The Islamic State, also known as ISIS, summarily executed at least 13 people including two boys following a village uprising in October 2016, Human Rights Watch said today. The executions, which are war crimes, took place in the neighboring villages of al-Hud and al-Lazzagah, 50 kilometers south of Mosul, following local attempts to expel ISIS fighters who controlled the villages.
Iraqi security forces should appropriately investigate incidents of alleged war crimes so that those responsible, if in government custody, can be fairly prosecuted, Human Rights Watch said.
“ISIS responded to the village uprising by unlawfully executing people captured in the uprising and civilians who weren’t involved,” said Lama Fakih, deputy Middle East director at Human Rights Watch. “Security forces who capture ISIS fighters should properly investigate their participation in alleged war crimes like these.”
ISIS captured al-Hud and al-Lazzagah on June 10, 2014. Under ISIS, villagers said they lived in constant fear of punishment, including death, for activities like smoking or using a cell phone. Human Rights Watch spoke to seven residents of the villages, who said that on the morning of October 17, as Iraqi security forces were closing in, about 30 villagers in al-Lazzagah and 15 in al-Hud attacked ISIS forces to clear them from their villages, killing 19 ISIS fighters.
One participant in the uprising, “Ahmed,” 37, an oil worker from al-Lazzagah, told Human Rights Watch that his cousin “Hussein” came to his home along with three men earlier that morning to discuss the planned attack. While Hussein went home to get a gun, Ahmed and the others walked outside. Four ISIS fighters stopped Hussein about 200 meters from Ahmed’s home and started questioning him, and then shot and wounded him. Ahmed said that he and the three others opened fire on the four fighters, killing them.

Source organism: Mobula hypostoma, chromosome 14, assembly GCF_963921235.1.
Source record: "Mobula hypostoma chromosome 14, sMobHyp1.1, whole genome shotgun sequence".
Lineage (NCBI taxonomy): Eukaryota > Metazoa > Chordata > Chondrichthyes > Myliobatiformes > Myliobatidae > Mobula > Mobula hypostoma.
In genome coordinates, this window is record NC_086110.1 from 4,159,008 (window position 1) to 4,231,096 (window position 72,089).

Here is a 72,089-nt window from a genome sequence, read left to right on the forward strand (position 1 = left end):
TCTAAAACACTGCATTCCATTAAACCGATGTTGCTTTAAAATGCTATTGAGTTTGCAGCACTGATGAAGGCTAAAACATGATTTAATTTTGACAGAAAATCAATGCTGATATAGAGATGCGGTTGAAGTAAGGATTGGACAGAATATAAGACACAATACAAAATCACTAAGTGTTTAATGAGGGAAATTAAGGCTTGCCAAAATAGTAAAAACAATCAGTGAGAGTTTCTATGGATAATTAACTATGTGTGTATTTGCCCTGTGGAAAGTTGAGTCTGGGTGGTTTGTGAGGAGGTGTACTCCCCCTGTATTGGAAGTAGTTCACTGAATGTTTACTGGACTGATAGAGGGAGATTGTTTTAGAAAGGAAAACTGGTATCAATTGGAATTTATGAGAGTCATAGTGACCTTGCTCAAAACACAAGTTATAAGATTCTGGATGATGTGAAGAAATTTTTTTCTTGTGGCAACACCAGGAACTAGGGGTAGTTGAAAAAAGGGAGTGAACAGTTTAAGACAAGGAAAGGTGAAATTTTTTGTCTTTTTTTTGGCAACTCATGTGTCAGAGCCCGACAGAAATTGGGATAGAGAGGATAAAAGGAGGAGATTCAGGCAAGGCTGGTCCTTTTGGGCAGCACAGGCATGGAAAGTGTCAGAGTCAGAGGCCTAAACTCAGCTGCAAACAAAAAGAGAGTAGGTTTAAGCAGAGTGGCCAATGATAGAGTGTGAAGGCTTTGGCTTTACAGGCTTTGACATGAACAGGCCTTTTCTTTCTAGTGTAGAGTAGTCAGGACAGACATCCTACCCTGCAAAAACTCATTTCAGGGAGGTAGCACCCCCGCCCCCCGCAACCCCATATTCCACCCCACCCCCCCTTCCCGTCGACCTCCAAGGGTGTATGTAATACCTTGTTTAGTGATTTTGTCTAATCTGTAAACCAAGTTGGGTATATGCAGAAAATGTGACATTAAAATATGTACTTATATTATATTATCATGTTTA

“Ammar,” 54, an oil worker from al-Lazzagah, said that four men gathered at his house that morning to discuss targeting ISIS fighters from the windows of their homes. The group left at about 11:30 a.m. As an unarmed member, “Mahmoud,” 19, walked toward his home, an ISIS fighter on the street stopped and shot him unprovoked. Ammar said he then pulled out his concealed gun and shot the fighter. Two ISIS fighters ran over to remove the fighter’s body but the villagers opened fire on them, wounding one. Ammar was later wounded in the clashes in another part of the village.
Others involved in the uprising deployed in a cluster of about 10 homes near the main road entering the villages, and fired on incoming ISIS military vehicles. ISIS fighters stormed the houses, most of which were abandoned. A female neighbor said she saw ISIS fighters execute “Faris,” 45, outside his home among the cluster of houses, after they found an Iraqi flag in his possession. He was unarmed and in their custody when they shot him, the neighbor said. Several villagers also saw ISIS fighters execute “Youssef,” another unarmed man they had taken into custody. They found his and Faris’ bodies lying outside. Two villagers involved in the uprising said that Faris and Youssef were not involved in the attack, though their execution would have been unlawful in any case.
The villagers who had fired on ISIS fighters in al-Hud that morning hid in different homes after running out of ammunition. At about 3:30 p.m. more ISIS fighters arrived in al-Hud and started searching for the attackers. Five ISIS fighters went to the home of “Hassan,” 40, a laborer, searched it and took away his brother “Karim,” 33, a former Iraqi soldier who Hassan said participated in the attacks. They also took their neighbor “Hakim.” Hassan said he watched the ISIS fighters execute both men in the middle of the street about 300 meters from his home. Their bodies remained there until the next morning because it was too dangerous to retrieve them.